PBHA AND ELECTORAL POLITICS:
SHOULD Phillips Brooks House Association (PBHA), Harvard's largest public service organization, become "more political?" Or should it stay away from "political issues?"
A more fundamental question: what exactly does "political" mean at PBHA?
Rosa A. Ehrenreich '91, the newly-elected president of PBHA, defended her advocacy of a more politically active PBHA in a recent commentary in the Harvard Independent. "[P]ublic service is inherently and profoundly political," she wrote.
Politics, Ehrenreich says, encompasses more than endorsing candidates for office and supporting ballot initiatives. "Someone working among Southeast Asian refugees will be most successful if he or she has a solid understanding of the particular history and culture of these refugees," she wrote.
But politics, by Ehrenreich's own definition, still involves elections. Although Ehrenreich denied any interest in "[associating] PBHA more closely with any particular candidates or partisan ideologies," she defended the official involvement of PBHA's leadership in a ballot contest in Cambridge this fall. This sort of "politics" is precisely the realm into which PBHA should not venture.
THERE is nothing wrong with promoting awareness and discussion of public policy among PBHA volunteers. But PBHA's leadership has gone beyond political discourse. The cabinet of PBHA recently endorsed an electoral position. And last February, as Ehrenreich wrote in The Independent, the cabinet granted themselves the option to consider endorsing candidates for public office. PBHA should do neither.
Why? For the plain and simple reason that taking partisan stances will inevitably discourage some volunteers.
Even Ehrenreich has acknowledged as much. And discouraging volunteers directly undermines what should be PBHA's fundamental purpose--bringing students into public service to help local residents "gain control over their own lives." Every time a would-be volunteer balks at PBHA's political involvement, a few more disadvantaged citizens will go without a helping hand.
THE PBHA cabinet's recent opposition to Prop 1-2-3, a Cambridge ballot initiative that would weaken the city's system of rent control, is a classic example of the ambiguous political implications of opposing social problems. Ehrenreich defended the move by saying that "the proposition would severely hurt the populations our programs are trying to serve."
But what about those PBHA members who believe that rent control contributes to homelessness? What are they to think when their leaders implicitly accuse them of incorrect thinking?
When PBHA involves itself in electoral battles, it discourages potential volunteers whose political beliefs diverge from the "correct" ones.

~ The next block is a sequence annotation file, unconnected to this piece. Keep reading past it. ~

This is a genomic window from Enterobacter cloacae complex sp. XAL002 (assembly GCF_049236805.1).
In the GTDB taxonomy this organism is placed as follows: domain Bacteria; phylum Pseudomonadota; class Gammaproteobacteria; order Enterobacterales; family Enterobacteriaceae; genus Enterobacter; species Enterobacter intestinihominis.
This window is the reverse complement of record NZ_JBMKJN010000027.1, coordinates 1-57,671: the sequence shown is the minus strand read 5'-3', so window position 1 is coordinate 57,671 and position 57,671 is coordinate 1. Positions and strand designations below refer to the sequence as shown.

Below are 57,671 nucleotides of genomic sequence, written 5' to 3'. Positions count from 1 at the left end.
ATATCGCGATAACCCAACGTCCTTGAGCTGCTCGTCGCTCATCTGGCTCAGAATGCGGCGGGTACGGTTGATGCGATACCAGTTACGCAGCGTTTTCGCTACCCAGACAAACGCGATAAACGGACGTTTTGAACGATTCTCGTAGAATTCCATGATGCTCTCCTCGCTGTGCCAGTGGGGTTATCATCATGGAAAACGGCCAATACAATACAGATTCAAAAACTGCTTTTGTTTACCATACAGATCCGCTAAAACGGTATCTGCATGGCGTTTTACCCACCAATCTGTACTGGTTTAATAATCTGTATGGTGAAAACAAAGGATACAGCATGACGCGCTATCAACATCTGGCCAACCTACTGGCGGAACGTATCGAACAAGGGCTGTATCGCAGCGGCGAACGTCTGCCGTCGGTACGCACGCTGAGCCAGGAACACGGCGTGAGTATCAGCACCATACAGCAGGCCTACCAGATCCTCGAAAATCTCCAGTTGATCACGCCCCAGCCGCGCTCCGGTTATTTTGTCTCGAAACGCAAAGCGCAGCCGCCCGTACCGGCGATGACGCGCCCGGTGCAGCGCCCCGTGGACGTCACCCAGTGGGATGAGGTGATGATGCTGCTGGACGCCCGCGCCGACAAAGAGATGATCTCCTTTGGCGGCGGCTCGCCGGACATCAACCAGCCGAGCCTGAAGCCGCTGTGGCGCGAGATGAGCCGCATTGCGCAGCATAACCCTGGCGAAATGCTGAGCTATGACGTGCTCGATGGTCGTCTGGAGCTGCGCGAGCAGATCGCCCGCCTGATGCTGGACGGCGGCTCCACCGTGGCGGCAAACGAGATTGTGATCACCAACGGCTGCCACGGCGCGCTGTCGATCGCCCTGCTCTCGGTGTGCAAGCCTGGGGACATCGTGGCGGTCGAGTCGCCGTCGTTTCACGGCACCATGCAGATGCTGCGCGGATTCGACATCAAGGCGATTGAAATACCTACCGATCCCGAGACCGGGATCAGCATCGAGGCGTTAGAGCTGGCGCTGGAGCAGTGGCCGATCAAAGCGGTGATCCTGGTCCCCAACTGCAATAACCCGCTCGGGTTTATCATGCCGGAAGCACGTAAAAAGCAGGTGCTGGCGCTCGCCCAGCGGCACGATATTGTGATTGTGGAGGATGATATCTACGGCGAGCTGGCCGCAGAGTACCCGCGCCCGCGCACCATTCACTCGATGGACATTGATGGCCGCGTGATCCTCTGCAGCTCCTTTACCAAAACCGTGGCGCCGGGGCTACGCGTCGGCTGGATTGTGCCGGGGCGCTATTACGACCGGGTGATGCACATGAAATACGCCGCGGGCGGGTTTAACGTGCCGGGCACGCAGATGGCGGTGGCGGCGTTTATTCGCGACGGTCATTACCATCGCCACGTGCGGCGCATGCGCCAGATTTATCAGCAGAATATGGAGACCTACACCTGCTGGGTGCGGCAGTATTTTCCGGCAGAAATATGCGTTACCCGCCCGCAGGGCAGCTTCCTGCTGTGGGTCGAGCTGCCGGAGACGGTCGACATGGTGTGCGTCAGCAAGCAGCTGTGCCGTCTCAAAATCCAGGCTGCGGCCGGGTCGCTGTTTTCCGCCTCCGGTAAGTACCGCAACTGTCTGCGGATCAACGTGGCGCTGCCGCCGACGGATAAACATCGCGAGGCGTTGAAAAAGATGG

And even if electoral endorsements were made only rarely, as Ehrenreich suggests they would be, the threat of turning off potential or current supporters is still very real. The flurry of letters that The Crimson received from irate PBHA supporters in the wake of the Prop 1-2-3 endorsement testifies to that.
Ehrenreich says PBHA will make up for the loss by gaining "respect." Wrong. Respect--and moral authority--are accorded to those humanitarian organizations which remain scrupulously apolitical, such as Amnesty International and the American Red Cross.
Even in the clearest cases, the benefits of PBHA's throwing its weight around in electoral contests are modest and nebulous, while the costs are measurable and indisputable.
EHRENREICH'S argues that PBHA should become more political because "poverty is wrong," and "that is a fundamentally political observation."
Perhaps so. But politicians of all political stripes agree that "poverty is wrong." They simply differ on the best ways to deal with it. No ideology or political party commands a monopoly on moral opposition to social problems.
But Ehrenreich contends that debate over involvement in politics has not been that important at PBHA, anyway. "None of these issues played a large role in the PBHA elections," she wrote.
But according to students who attended the election meeting, this assertion is simply not true. "The most important issue was the view of PBHA and politics," said PBHA steering committee member Charles E. Reece '92. "I think Rosa was able to make some forceful points about PBHA taking stands on certain issues."
The question of political involvement continues to loom in the campus debate surrounding PBHA. Vague definitions of "politics" cannot assuage the fears that PBHA will threaten its valuable public service activities by involving itself in ballot battles.
The cabinet of PBHA should promise to remain neutral in all future electoral contests.